Northwestern likely won’t return to those depths in the 2020s as long as Fitz is in charge, but at some point luck does run out and overachievers can’t keep overachieving forever.

Purdue

I love Jeff Brohm. He is a fantastic offensive mind and a hell of a coach. Purdue will keep getting better while he is there.

But let’s say he does win 7, 8 or 9 games with Purdue for the next couple of seasons. Blue bloods and schools with money to burn will start giving him strong looks at their jobs. The more success he has in the next couple of years, the more likely he will leave West Lafayette.

And then, what happens next? Brohm isn’t an elite recruiter at this point and I don’t imagine that Purdue would be left in fantastic circumstances — but a hell of a lot better than it was after Danny Hope and Darrell Hazell to be fair. Purdue could end up hiring another Hazell or Hope, and then return right back to being a bottom feeder. They could also hire another good coach, but coaching hires at programs like Purdue, Illinois and Indiana are at best 50/50.

If/when Brohm leaves, Purdue will have a lot of uncertainty in the 2020s.

Minnesota

P.J. Fleck sure is a character, but unlike Tim Beckman he doesn’t do it in an embarrassing way. In fact, Fleck has been able to use his personality and program culture to really get results on the recruiting trail for Minnesota.

Fleck pulled in a top-40 class in 2018, and the Gophers currently hold the No. 4 class in the Big Ten and a top-20 class for 2019 — beating out Illinois for a few recruits in the process.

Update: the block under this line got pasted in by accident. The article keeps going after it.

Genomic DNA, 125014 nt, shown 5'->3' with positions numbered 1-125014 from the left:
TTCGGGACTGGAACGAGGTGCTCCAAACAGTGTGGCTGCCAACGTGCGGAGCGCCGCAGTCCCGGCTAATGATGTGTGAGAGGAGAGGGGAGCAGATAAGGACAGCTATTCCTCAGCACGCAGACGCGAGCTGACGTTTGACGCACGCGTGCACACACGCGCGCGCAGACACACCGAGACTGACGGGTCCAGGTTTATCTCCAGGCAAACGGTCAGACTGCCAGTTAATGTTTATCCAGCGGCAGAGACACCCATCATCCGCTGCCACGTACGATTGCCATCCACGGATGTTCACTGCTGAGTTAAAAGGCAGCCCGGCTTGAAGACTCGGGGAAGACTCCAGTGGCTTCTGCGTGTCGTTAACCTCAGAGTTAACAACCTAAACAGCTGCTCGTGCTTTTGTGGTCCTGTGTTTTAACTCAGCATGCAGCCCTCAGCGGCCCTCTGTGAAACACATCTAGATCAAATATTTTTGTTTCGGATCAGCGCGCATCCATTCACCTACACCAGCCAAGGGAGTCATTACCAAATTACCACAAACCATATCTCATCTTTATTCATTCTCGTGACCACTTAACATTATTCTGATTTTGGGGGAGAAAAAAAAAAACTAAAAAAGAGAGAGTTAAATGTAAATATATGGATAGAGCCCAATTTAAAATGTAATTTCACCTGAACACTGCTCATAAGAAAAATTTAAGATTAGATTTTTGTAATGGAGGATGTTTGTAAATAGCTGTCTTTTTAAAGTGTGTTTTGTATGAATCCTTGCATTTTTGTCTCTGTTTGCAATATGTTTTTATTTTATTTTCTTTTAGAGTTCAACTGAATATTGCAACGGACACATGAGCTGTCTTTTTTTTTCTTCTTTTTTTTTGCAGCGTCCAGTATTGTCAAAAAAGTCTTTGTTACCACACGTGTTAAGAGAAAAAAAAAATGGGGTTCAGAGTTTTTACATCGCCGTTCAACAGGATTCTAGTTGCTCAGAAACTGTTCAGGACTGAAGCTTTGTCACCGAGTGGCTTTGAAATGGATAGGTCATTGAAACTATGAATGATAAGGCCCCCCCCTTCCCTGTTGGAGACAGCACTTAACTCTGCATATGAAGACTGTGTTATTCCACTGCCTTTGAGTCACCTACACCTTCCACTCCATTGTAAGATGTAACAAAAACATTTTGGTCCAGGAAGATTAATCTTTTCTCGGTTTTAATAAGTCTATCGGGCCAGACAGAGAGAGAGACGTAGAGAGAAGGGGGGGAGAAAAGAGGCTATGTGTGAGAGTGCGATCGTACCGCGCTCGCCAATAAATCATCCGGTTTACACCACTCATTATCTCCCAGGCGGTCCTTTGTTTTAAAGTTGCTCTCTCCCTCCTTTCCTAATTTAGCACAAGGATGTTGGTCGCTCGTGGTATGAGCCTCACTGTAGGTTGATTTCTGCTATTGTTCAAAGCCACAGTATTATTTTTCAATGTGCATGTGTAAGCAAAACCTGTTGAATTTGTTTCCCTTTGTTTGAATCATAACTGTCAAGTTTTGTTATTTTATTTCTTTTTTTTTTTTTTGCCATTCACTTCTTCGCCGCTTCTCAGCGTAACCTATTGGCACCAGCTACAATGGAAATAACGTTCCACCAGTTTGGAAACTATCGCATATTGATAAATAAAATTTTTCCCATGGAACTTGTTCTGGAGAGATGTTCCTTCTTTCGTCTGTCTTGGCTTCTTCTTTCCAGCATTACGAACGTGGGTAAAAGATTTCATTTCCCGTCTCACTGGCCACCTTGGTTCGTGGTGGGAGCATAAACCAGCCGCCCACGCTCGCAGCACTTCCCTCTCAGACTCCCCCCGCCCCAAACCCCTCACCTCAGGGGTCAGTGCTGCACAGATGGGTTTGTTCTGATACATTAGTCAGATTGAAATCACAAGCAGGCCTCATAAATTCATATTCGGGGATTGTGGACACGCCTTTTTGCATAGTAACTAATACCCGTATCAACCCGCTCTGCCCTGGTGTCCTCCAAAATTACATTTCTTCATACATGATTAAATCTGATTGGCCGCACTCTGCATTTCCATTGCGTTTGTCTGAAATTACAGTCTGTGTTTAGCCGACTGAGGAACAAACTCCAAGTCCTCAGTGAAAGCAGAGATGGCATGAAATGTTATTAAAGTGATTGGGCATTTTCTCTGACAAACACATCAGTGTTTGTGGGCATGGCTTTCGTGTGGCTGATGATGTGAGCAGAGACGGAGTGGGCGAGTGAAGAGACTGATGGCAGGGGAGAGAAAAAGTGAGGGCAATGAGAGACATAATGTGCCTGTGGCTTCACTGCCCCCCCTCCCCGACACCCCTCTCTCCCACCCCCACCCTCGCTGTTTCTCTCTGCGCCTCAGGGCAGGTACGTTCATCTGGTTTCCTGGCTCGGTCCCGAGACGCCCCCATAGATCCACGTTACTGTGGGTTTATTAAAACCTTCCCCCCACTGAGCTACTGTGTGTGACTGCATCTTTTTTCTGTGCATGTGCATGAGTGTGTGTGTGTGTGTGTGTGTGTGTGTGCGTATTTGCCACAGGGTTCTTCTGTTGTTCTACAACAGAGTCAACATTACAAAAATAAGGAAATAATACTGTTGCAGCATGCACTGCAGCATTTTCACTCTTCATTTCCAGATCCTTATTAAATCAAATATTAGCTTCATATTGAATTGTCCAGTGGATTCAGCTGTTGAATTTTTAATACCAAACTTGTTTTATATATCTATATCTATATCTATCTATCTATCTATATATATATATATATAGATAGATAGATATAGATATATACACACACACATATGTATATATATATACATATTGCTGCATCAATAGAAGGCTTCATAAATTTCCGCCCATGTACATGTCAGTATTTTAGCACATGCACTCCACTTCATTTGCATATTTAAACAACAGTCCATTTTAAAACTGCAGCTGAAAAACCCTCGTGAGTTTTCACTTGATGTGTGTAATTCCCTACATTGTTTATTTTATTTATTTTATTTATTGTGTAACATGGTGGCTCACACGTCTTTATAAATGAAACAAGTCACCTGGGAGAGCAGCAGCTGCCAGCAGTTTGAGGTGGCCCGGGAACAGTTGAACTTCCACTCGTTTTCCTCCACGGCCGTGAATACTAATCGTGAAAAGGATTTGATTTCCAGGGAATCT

More than talent is needed to win in the Big Ten, and I am not completely sold on P.J. Fleck’s coaching. He could end up pulling in a lot of talent much like Maryland did a few years ago, without getting good results out of it — *cough or Ron Zook *cough.

On the other hand, it could work out famously for the Gophers and Fleck turns the program into a real contender in the division. And given his shtick, top programs may not be pulling for him to leave Minnesota quickly, and he could be in the Twin Cities for a long time.


While things may be looking up right now for Illinois with two top-100 commits in the class of 2019, things are going pretty well for everyone else in the Big Ten West at the moment. Becoming a consistent bowl team and a respectable program again will be much tougher for Illinois in the coming years than you may think.

Someone has to finish in last place, and for the short-term future that looks like the Illini, and it won’t be an easy path to crawl out of the cellar unless other teams fall down.